Panetta switched to the Democratic Party in 1971, as he felt the Republican Party was moving away from the center and was working against civil rights legislation. In 1976 he was elected to Congress to represent California's 16th Congressional District (the 17th district after the 2000 census), where he was reelected for nine terms.

During his time in Congress, his work concentrated mostly on budget issues, civil rights, education, health, and environmental issues, particularly preventing oil drilling off the California coast. He wrote the Hunger Prevention Act (Public Law 100-435) of 1988 and the Fair Employment Practices Resolution. He was a major factor in establishing the Monterey Bay National Maritime Sanctuary.

His positions included:

  • Chairman of the U.S. House Committee on the Budget
  • Chairman of the House Agriculture Committee's Subcommittee on Domestic Marketing, Consumer Relations, and Nutrition
  • Chairman of the House Administration Committee's Subcommittee on Personnel and Police
  • Chairman of the Task Force on Domestic Hunger created by the House Select Committee on Hunger
  • Vice Chairman of the Caucus of Vietnam-Era Veterans in Congress
  • Member of the President's commission on Foreign Language and International Studies.

Budget work

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Panetta (right) meets with National Security Advisor Anthony Lake and President Clinton in 1994.

He was a key participant of the 1990 Budget Summit, and served on the U.S. House Committee on the Budget from 1979 to 1985, as well as being the chairman from 1989 to 1993.

In 1993, the beginning of his ninth term, he was chosen by then-President Bill Clinton to be Director of the United States Office of Management and Budget. He is credited with developing the budget package which would eventually result in the balanced budget of 1998. On July 17, 1994, he was appointed White House Chief of Staff by Clinton, a position he held until January 20, 1997. He was an important negotiator of the 1996 budget, which was another important step towards balancing the budget.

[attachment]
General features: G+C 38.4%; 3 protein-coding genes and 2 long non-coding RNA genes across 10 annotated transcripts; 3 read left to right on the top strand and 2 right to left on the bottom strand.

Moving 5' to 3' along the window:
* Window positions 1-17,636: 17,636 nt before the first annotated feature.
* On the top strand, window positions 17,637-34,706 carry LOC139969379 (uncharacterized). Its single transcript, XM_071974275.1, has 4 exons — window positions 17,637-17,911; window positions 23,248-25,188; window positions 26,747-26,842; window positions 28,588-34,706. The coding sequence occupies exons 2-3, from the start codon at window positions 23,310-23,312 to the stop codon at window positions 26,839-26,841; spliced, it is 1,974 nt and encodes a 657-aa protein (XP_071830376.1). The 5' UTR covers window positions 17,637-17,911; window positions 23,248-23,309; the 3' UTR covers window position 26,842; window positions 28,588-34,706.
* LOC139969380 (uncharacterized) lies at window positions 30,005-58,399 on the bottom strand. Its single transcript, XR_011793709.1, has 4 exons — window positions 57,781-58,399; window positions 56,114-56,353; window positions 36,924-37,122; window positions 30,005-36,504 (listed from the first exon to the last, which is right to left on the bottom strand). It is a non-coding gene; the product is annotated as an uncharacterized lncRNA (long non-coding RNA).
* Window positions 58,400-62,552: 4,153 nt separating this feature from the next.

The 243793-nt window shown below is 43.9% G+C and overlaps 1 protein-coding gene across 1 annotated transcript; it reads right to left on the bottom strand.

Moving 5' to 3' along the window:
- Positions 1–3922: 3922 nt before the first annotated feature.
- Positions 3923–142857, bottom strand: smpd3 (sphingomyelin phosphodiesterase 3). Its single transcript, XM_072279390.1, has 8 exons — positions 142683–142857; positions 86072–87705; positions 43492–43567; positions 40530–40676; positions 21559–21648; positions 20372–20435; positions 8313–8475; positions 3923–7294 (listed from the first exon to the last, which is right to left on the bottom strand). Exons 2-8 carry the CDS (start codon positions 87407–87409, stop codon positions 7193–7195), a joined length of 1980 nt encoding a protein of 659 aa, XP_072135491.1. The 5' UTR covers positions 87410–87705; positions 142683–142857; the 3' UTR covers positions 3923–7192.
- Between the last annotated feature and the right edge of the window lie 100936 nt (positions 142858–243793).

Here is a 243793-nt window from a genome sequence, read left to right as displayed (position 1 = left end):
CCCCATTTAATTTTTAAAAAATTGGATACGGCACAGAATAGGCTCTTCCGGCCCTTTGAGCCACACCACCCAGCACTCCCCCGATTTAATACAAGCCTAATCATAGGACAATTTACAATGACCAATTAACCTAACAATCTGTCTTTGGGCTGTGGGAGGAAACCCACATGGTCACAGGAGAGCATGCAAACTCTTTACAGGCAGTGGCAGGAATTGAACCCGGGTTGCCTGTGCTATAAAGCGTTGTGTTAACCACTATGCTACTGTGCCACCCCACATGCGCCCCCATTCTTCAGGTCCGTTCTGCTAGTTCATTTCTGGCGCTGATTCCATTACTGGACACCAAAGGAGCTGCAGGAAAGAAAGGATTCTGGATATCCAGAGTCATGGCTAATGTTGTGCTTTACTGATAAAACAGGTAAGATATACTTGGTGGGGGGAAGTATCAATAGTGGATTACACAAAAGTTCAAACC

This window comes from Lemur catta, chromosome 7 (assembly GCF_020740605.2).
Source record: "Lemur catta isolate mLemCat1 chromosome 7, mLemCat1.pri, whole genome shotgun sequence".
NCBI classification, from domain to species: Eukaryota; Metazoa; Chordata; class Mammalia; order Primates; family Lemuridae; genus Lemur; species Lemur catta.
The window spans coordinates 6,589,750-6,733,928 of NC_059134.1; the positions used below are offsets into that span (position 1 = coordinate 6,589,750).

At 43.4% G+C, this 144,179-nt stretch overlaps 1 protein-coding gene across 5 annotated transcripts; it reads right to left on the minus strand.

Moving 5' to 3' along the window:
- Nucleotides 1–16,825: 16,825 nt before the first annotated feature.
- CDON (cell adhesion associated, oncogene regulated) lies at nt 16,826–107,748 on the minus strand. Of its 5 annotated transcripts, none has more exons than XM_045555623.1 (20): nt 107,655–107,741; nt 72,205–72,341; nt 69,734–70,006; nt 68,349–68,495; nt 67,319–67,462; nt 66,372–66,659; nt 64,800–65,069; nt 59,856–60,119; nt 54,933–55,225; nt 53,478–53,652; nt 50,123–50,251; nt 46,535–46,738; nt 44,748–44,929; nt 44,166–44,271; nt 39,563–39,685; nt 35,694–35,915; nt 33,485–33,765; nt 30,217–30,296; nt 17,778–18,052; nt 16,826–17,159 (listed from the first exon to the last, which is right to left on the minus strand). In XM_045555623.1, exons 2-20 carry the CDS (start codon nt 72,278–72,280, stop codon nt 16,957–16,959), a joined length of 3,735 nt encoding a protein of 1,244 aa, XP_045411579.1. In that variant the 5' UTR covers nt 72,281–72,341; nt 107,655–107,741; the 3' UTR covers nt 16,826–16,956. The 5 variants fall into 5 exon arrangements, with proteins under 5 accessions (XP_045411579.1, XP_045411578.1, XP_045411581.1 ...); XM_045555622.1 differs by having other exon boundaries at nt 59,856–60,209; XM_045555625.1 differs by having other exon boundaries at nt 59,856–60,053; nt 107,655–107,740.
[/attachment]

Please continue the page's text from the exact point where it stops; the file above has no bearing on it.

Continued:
After politics

Panetta and his wife founded the Leon & Sylvia Panetta Institute for Public Policy in December 1998, where they serve as the Institute's directors. The Institute is located at California State University, Monterey Bay. Panetta was instrumental in creating CSU Monterey by converting Fort Ord, where he was chief of operations and planning of the intelligence section when he was in the army, into the university. Currently, Panetta serves as distinguished scholar to the chancellor of California State University and as Presidential Professor at University of California, Santa Cruz's Political Science department, with both universities allowing him to teach. He was urged to consider running for Governor of California during the recall election in 2003 but declined in part because of the short time available to raise money. He appears content with his current responsibilities but continues to be mentioned as a possible candidate for Governor in 2006 or perhaps even for President in 2008.